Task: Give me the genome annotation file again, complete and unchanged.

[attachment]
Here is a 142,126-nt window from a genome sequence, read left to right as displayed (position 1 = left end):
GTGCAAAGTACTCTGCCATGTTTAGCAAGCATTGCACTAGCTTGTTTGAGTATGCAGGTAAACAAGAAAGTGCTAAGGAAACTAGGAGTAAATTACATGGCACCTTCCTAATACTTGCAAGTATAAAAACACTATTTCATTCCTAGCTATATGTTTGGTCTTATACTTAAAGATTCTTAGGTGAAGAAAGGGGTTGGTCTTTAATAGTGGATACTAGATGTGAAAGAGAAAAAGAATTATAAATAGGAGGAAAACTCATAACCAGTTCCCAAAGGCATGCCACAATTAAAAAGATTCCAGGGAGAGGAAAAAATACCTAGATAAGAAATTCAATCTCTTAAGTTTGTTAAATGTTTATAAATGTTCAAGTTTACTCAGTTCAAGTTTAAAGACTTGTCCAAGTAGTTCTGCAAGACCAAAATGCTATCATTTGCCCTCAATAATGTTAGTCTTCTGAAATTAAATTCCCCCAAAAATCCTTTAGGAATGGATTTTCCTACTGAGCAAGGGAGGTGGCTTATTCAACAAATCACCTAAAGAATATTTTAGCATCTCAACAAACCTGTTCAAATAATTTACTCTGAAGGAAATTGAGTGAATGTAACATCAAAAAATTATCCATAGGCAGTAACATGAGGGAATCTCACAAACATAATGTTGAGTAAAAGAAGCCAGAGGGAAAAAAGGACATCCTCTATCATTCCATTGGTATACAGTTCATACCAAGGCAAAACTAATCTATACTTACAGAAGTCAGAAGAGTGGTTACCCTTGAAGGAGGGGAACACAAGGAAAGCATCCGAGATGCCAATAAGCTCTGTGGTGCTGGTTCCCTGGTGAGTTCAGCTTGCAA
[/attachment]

Here is a 142,126-nt window from a genome sequence, read left to right as displayed (position 1 = left end):
GTGCAAAGTACTCTGCCATGTTTAGCAAGCATTGCACTAGCTTGTTTGAGTATGCAGGTAAACAAGAAAGTGCTAAGGAAACTAGGAGTAAATTACATGGCACCTTCCTAATACTTGCAAGTATAAAAACACTATTTCATTCCTAGCTATATGTTTGGTCTTATACTTAAAGATTCTTAGGTGAAGAAAGGGGTTGGTCTTTAATAGTGGATACTAGATGTGAAAGAGAAAAAGAATTATAAATAGGAGGAAAACTCATAACCAGTTCCCAAAGGCATGCCACAATTAAAAAGATTCCAGGGAGAGGAAAAAATACCTAGATAAGAAATTCAATCTCTTAAGTTTGTTAAATGTTTATAAATGTTCAAGTTTACTCAGTTCAAGTTTAAAGACTTGTCCAAGTAGTTCTGCAAGACCAAAATGCTATCATTTGCCCTCAATAATGTTAGTCTTCTGAAATTAAATTCCCCCAAAAATCCTTTAGGAATGGATTTTCCTACTGAGCAAGGGAGGTGGCTTATTCAACAAATCACCTAAAGAATATTTTAGCATCTCAACAAACCTGTTCAAATAATTTACTCTGAAGGAAATTGAGTGAATGTAACATCAAAAAATTATCCATAGGCAGTAACATGAGGGAATCTCACAAACATAATGTTGAGTAAAAGAAGCCAGAGGGAAAAAAGGACATCCTCTATCATTCCATTGGTATACAGTTCATACCAAGGCAAAACTAATCTATACTTACAGAAGTCAGAAGAGTGGTTACCCTTGAAGGAGGGGAACACAAGGAAAGCATCCGAGATGCCAATAAGCTCTGTGGTGCTGGTTCCCTGGTGAGTTCAGCTTGCAA